The First and Second Congo War saw upwards of 6 million people killed between the mid-1990s to the mid-2000s, and involved armed forces and militias from across the continent. How are we to understand this horrific and protracted war?
From Gerard Prunier’s Africa’s World War: Congo, the Rwandan Genocide, and the Making of a Continental Catastrophe (2009):
…the expression “Africa’s First World War,” used by the Africans themselves, is only partially correct. Yes, Rwanda and the Congo experienced in several ways the anger, the fear, the hatred that were evident in Belgrade, Paris, and Berlin in 1914. But in the case of Angola, Uganda, Zimbabwe, Burundi, and Namibia the pattern of conflict was much older and prenationalistic: it was more like the Thirty Years’ War that had ravaged Europe between 1618 and 1648. For most of the African countries involved, as had been the case for seventeenth-century Sweden, Poland, France, and Lithuania, the war took place purely because of the princes’ ambitions, prejudices, and security fears. And the Congo, like Germany in the seventeenth century, was their battlefield. The violence and the meaninglessness were the same. In Burundi and Angola, already ravaged by civil wars of their own, projecting troops into the DRC had just been an extension of internal conflicts, and in Zimbabwe and Uganda, where the Congolese intervention was highly unpopular, it was perceived as an elite strategy that had nothing to do with the ordinary lives of ordinary people. For the really peripheral actors, such as the Sudan, Chad, Libya, and the Central African Republic, the populations were barely aware of their country’s involvement in the Congo; if and when they were aware, they saw it as their leaders’ political calculations about domestic problems, having almost nothing to do with the Congo itself. None of the nationalistic fervor that was such an essential feature of the First World War was in evidence in any of these countries. This set Rwanda and the Congo, where the mass of the population deeply cared about the war, in a category apart. (285-6)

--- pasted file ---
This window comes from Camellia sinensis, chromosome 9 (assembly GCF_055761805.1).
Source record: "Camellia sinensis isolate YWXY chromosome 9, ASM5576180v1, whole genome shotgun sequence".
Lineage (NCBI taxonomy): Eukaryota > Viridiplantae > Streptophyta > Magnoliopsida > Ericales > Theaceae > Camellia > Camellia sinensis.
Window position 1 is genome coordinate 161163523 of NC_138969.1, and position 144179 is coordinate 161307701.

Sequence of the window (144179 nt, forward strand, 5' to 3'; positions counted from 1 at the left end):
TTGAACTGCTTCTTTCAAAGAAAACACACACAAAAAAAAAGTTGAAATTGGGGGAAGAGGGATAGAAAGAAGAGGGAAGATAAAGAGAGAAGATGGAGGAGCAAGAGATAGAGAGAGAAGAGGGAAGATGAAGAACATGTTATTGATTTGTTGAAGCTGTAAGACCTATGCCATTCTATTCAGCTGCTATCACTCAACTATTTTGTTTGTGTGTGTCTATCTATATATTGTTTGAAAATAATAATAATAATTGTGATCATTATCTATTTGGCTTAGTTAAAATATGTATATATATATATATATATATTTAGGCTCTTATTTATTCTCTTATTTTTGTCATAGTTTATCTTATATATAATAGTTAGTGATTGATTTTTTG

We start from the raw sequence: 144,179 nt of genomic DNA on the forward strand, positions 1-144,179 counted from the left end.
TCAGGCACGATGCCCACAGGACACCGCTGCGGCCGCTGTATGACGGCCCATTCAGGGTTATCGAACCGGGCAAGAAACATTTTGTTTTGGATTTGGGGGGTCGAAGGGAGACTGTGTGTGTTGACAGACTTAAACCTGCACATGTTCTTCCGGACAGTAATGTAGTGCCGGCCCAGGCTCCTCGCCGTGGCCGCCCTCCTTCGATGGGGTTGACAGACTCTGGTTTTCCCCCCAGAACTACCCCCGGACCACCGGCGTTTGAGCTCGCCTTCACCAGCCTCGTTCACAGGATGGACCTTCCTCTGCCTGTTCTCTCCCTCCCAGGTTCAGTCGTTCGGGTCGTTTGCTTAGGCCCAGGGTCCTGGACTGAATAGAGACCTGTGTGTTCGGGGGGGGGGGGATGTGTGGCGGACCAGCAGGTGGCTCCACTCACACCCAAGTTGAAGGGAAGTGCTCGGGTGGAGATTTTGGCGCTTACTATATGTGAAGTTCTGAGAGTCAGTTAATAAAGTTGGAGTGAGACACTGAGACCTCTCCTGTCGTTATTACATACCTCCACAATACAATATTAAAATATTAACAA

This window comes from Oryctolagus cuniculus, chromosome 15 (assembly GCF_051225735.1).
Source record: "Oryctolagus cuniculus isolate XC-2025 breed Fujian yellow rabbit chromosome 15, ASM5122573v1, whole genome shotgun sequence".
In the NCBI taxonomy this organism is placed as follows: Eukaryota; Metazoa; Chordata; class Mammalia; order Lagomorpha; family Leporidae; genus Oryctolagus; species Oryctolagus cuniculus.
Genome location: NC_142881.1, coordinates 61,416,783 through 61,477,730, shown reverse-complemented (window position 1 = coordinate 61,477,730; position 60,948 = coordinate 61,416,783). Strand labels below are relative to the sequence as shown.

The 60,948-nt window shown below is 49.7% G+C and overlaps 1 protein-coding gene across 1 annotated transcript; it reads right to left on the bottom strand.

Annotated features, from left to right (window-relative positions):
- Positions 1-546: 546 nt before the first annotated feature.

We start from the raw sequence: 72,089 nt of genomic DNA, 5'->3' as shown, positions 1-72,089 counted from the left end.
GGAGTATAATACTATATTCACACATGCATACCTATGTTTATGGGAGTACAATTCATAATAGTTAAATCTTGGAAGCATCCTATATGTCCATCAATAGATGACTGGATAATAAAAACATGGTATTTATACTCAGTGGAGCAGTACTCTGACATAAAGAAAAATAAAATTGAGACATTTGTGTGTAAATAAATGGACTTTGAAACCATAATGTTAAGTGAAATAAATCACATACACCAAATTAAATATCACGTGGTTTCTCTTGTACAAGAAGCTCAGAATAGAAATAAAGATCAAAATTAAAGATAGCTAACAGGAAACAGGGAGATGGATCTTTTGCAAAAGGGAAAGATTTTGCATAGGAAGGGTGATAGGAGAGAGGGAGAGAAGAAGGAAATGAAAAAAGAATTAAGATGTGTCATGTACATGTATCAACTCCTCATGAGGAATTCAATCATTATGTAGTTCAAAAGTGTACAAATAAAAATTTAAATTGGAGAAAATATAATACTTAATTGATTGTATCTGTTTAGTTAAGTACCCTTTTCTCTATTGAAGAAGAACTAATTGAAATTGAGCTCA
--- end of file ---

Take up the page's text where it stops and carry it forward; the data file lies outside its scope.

…”Africa’s First World War” will probably remain a unique phenomena, but one that was, here again like the Thirty Years’ War in Europe, a transforming moment in the history of the continent. Albeit in ways that are quite far from the international community-approved ways, Africa has now entered the modern age. Following its own rocky road. (364)